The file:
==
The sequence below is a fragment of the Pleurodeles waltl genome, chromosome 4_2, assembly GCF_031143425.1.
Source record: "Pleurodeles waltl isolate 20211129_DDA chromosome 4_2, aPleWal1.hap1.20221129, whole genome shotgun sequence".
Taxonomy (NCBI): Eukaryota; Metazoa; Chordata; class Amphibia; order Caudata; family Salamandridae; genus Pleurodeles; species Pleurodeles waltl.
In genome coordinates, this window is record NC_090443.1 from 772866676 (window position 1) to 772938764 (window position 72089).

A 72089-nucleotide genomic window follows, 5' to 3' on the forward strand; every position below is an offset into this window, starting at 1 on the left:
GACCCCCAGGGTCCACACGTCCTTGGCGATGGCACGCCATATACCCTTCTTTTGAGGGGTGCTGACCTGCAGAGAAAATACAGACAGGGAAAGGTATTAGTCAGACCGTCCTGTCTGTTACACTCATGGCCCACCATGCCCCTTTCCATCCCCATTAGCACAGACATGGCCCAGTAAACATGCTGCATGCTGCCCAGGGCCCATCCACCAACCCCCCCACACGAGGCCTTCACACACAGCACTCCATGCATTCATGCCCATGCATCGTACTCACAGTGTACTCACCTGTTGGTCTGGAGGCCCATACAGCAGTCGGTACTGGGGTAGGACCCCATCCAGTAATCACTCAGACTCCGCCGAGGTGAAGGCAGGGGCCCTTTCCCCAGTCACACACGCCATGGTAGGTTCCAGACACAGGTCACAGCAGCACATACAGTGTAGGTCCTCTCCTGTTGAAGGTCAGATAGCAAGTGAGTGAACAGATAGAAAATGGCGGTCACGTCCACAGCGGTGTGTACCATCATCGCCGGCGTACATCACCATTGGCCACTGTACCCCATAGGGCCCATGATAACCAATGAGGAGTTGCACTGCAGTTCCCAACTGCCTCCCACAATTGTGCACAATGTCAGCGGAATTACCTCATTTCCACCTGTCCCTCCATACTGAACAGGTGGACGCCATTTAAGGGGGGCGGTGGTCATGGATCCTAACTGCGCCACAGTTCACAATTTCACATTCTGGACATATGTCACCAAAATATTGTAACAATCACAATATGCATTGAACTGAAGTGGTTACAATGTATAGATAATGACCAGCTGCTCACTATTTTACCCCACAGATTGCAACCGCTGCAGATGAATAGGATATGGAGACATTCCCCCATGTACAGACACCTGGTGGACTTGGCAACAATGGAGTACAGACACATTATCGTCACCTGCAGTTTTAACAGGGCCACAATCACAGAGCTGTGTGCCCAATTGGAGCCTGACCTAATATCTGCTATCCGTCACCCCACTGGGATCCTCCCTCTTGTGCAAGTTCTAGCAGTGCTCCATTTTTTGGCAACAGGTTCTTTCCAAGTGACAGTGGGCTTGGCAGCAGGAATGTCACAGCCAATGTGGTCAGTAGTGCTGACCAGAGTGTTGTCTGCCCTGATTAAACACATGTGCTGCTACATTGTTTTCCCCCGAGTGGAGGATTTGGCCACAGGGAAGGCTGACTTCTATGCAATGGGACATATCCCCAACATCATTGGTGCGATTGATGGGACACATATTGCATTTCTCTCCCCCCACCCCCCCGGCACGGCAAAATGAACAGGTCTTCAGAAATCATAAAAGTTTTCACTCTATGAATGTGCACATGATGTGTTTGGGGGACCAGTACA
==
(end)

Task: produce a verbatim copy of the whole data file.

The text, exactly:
The sequence below is a fragment of the Pleurodeles waltl genome, chromosome 4_2, assembly GCF_031143425.1.
Source record: "Pleurodeles waltl isolate 20211129_DDA chromosome 4_2, aPleWal1.hap1.20221129, whole genome shotgun sequence".
Taxonomy (NCBI): Eukaryota; Metazoa; Chordata; class Amphibia; order Caudata; family Salamandridae; genus Pleurodeles; species Pleurodeles waltl.
In genome coordinates, this window is record NC_090443.1 from 772866676 (window position 1) to 772938764 (window position 72089).

A 72089-nucleotide genomic window follows, 5' to 3' on the forward strand; every position below is an offset into this window, starting at 1 on the left:
GACCCCCAGGGTCCACACGTCCTTGGCGATGGCACGCCATATACCCTTCTTTTGAGGGGTGCTGACCTGCAGAGAAAATACAGACAGGGAAAGGTATTAGTCAGACCGTCCTGTCTGTTACACTCATGGCCCACCATGCCCCTTTCCATCCCCATTAGCACAGACATGGCCCAGTAAACATGCTGCATGCTGCCCAGGGCCCATCCACCAACCCCCCCACACGAGGCCTTCACACACAGCACTCCATGCATTCATGCCCATGCATCGTACTCACAGTGTACTCACCTGTTGGTCTGGAGGCCCATACAGCAGTCGGTACTGGGGTAGGACCCCATCCAGTAATCACTCAGACTCCGCCGAGGTGAAGGCAGGGGCCCTTTCCCCAGTCACACACGCCATGGTAGGTTCCAGACACAGGTCACAGCAGCACATACAGTGTAGGTCCTCTCCTGTTGAAGGTCAGATAGCAAGTGAGTGAACAGATAGAAAATGGCGGTCACGTCCACAGCGGTGTGTACCATCATCGCCGGCGTACATCACCATTGGCCACTGTACCCCATAGGGCCCATGATAACCAATGAGGAGTTGCACTGCAGTTCCCAACTGCCTCCCACAATTGTGCACAATGTCAGCGGAATTACCTCATTTCCACCTGTCCCTCCATACTGAACAGGTGGACGCCATTTAAGGGGGGCGGTGGTCATGGATCCTAACTGCGCCACAGTTCACAATTTCACATTCTGGACATATGTCACCAAAATATTGTAACAATCACAATATGCATTGAACTGAAGTGGTTACAATGTATAGATAATGACCAGCTGCTCACTATTTTACCCCACAGATTGCAACCGCTGCAGATGAATAGGATATGGAGACATTCCCCCATGTACAGACACCTGGTGGACTTGGCAACAATGGAGTACAGACACATTATCGTCACCTGCAGTTTTAACAGGGCCACAATCACAGAGCTGTGTGCCCAATTGGAGCCTGACCTAATATCTGCTATCCGTCACCCCACTGGGATCCTCCCTCTTGTGCAAGTTCTAGCAGTGCTCCATTTTTTGGCAACAGGTTCTTTCCAAGTGACAGTGGGCTTGGCAGCAGGAATGTCACAGCCAATGTGGTCAGTAGTGCTGACCAGAGTGTTGTCTGCCCTGATTAAACACATGTGCTGCTACATTGTTTTCCCCCGAGTGGAGGATTTGGCCACAGGGAAGGCTGACTTCTATGCAATGGGACATATCCCCAACATCATTGGTGCGATTGATGGGACACATATTGCATTTCTCTCCCCCCACCCCCCCGGCACGGCAAAATGAACAGGTCTTCAGAAATCATAAAAGTTTTCACTCTATGAATGTGCACATGATGTGTTTGGGGGACCAGTACA